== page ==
This segregation of an owner’s assets into those that are of interest to DHS and those that are not can lead to a less holistic approach to site security and an uneven allocation of security resources at facilities seeking merely to “check the box” of compliance rather than to really improve their security. The CSAT SSP does allow facilities to identify additional chemicals and name assets that were not reported in the SVA, but the benefit of providing this additional level of information to DHS is unclear to some regulated facilities.
Beyond COI, another potential limitation of the CSAT SVA is that DHS only considers the fatality and injury impacts of a chemical release or a theft. This limited focus is necessary for DHS to meet the mandate to regulate facilities which present a “high level of security risk.” While impacts to people from a chemical release are always a great concern at the facility level, there may be processes that have a much greater potential impact due to replacement costs or business interruption if damaged or destroyed. Similar to the full range of threats, if all critical assets are not considered then the final CSAT SSP alone will not meet the overall security needs of a given facility.
As a prudent security manager at a CFATS-covered facility, a more “integrated SVA” approach to assessing the facility’s critical assets and vulnerabilities should be undertaken. By employing a more robust SVA approach (in conjunction with or in addition to the CSAT SVA), facility owners and operators can develop a security management approach that meets both the needs of DHS as well as the needs of the individual facility, identifying gaps in security and developing cost-effective risk reduction countermeasures that address all critical assets and a full range of threats.
For example, a CSAT SVA is required when DHS determines (on a preliminary basis) that there are chemicals of interest at a facility that are at risk of theft or diversion. The SVA requires that theft be considered, but only for the locations and assets identified by DHS. A facility that takes a broader, more comprehensive view of theft would consider all assets -- chemicals, other materials, supplies, equipment, and tools -- as theft targets will likely be able to identify and counteract vulnerabilities that are more realistic for the site.
Countermeasures identified to meet the RBPS to secure chemicals at risk of theft or diversion in the example above may be included in a broader, more complete list of security measures needed to secure valuable assets and materials at the site level. By expanding the analysis to be more comprehensive, the site will meet its compliance requirements while generating a more comprehensive list of security countermeasure recommendations for management consideration. The business case for the security measures needed to comply with CFATS can be helped by showing management how the overall site risk may be reduced and how a comprehensive approach will use limited resources more wisely. Furthermore, a comprehensive approach to security avoids the development of programmatic "silos” that are set up to only address a specific regulatory challenge and may result in higher costs for meeting all of the demands.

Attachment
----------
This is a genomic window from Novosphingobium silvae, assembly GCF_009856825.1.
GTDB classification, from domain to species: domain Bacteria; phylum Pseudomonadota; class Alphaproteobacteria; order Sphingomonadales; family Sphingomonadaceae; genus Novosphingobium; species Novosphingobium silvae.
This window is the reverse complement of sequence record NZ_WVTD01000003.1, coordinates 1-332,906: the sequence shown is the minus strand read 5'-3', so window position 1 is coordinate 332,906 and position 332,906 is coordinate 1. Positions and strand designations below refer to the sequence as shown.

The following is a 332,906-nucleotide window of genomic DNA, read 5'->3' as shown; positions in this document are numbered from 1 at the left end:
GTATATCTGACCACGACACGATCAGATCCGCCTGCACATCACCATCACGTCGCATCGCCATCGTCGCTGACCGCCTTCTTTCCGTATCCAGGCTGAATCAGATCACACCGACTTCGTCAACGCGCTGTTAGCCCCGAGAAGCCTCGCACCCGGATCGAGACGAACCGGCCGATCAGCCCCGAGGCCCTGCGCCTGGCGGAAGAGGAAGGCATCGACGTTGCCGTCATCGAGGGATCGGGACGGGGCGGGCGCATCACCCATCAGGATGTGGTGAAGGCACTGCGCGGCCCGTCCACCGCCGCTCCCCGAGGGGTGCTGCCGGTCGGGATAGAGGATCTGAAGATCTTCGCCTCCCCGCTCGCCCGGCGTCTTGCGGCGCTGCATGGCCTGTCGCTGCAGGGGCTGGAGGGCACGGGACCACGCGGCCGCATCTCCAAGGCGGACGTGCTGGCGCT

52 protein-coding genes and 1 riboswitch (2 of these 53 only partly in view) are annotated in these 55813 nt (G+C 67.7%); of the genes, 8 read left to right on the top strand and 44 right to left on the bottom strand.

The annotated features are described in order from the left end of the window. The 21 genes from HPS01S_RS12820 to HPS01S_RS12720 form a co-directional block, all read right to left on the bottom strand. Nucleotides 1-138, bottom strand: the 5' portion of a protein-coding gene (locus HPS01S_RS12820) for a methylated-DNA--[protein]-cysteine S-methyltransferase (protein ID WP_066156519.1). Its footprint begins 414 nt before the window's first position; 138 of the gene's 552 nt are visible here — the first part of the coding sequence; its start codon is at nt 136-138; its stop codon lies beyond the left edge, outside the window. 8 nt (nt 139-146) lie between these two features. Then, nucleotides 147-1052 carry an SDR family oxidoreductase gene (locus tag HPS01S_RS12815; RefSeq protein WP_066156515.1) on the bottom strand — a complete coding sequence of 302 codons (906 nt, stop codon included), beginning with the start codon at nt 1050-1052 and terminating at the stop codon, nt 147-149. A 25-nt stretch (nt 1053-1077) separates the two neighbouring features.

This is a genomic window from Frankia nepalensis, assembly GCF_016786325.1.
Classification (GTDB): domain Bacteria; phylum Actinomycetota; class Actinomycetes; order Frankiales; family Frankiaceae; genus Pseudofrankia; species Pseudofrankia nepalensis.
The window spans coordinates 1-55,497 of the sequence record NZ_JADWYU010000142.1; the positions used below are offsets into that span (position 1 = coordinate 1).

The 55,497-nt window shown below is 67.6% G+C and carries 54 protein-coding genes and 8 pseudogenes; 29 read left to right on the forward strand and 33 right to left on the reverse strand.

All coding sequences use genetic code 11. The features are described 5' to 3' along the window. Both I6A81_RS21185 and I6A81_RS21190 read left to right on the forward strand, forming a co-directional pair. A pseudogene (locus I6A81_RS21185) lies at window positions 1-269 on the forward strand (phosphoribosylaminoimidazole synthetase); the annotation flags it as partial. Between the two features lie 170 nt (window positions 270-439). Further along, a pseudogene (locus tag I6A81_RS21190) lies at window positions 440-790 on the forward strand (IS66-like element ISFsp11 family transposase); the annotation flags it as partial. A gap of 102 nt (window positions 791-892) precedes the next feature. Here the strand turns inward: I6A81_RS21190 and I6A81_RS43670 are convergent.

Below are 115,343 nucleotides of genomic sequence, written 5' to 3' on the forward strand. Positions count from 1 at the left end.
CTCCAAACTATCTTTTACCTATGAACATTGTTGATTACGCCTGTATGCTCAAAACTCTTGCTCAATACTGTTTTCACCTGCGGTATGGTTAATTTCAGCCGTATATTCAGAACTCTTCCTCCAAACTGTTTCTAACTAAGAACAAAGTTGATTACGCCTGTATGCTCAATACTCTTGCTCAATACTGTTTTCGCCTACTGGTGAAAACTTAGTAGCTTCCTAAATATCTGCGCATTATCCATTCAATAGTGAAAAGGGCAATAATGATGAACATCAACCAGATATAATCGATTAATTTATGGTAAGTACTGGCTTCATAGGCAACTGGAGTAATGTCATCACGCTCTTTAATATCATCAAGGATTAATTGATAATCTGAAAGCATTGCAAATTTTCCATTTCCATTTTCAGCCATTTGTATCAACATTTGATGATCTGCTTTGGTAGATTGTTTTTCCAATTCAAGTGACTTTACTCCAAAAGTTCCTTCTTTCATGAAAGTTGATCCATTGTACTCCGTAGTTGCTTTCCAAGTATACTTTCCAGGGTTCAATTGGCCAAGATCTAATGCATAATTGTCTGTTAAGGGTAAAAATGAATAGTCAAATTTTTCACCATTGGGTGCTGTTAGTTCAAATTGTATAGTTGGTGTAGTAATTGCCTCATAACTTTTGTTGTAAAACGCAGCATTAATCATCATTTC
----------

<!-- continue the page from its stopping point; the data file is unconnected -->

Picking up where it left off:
The CSAT Site Security Plan to Implement the RBPS
The final RBPS guidance has been published by DHS, but while it provides some security metrics and guidance, it does not provide a complete roadmap for which upgrades may be needed at each tier level. These will, in fact, not be prescribed by DHS as Congress prohibited the requirement of any specific security measures. The performance basis of the rule and the general guidance will challenge the facility to determine their own site-specific security posture that will both satisfy DHS and achieve the overall security objectives of the facility in a cost-effective way. Each SSP is essentially a site-by-site negotiation with DHS given the specific risk issues and security measures proposed for compliance.
All covered facilities under CFATS will be required to fill out and submit a CSAT SSP documenting how the facility will meet the applicable RBPS appropriate at its designated tier level. The SSP submission is a key to site compliance under CFATS. DHS inspectors will use it to verify that a facility does indeed have in place the equipment, procedures, and measures documented in the DHS-approved SSP.
The CSAT SSP tool is primarily a checklist-based, menu-driven on-line tool. Similar to the CSAT Top-Screen and SVA, the SSP is a DHS data collection process to capture specific security systems and equipment at the facility as they pertain to the listed COI and assets of interest in the final tier determination specified by DHS. The result will be related to anti-terrorism issues that may not effectively address the other pertinent security issues at the facility.
Since many facilities will require security upgrades to meet the RBPS, it is crucial that the investment in security systems, equipment, and layers of protection meet the needs of DHS as well as the full range of critical assets, threats, and vulnerabilities that a security manager needs to understand and address. For CFATS compliance and general chemical facility security, a detailed review of critical assets, vulnerabilities, and existing security countermeasures (which will also be needed for comparison to the RBPS) is needed. A thorough gap analysis should identify:
Differences in CFATS assets identified in the CSAT SVA as compared to all processes and chemical storage areas or shipping areas that may be critical due to safety, replacement cost, or business impact.
Specific vulnerabilities as compared to the RBPS.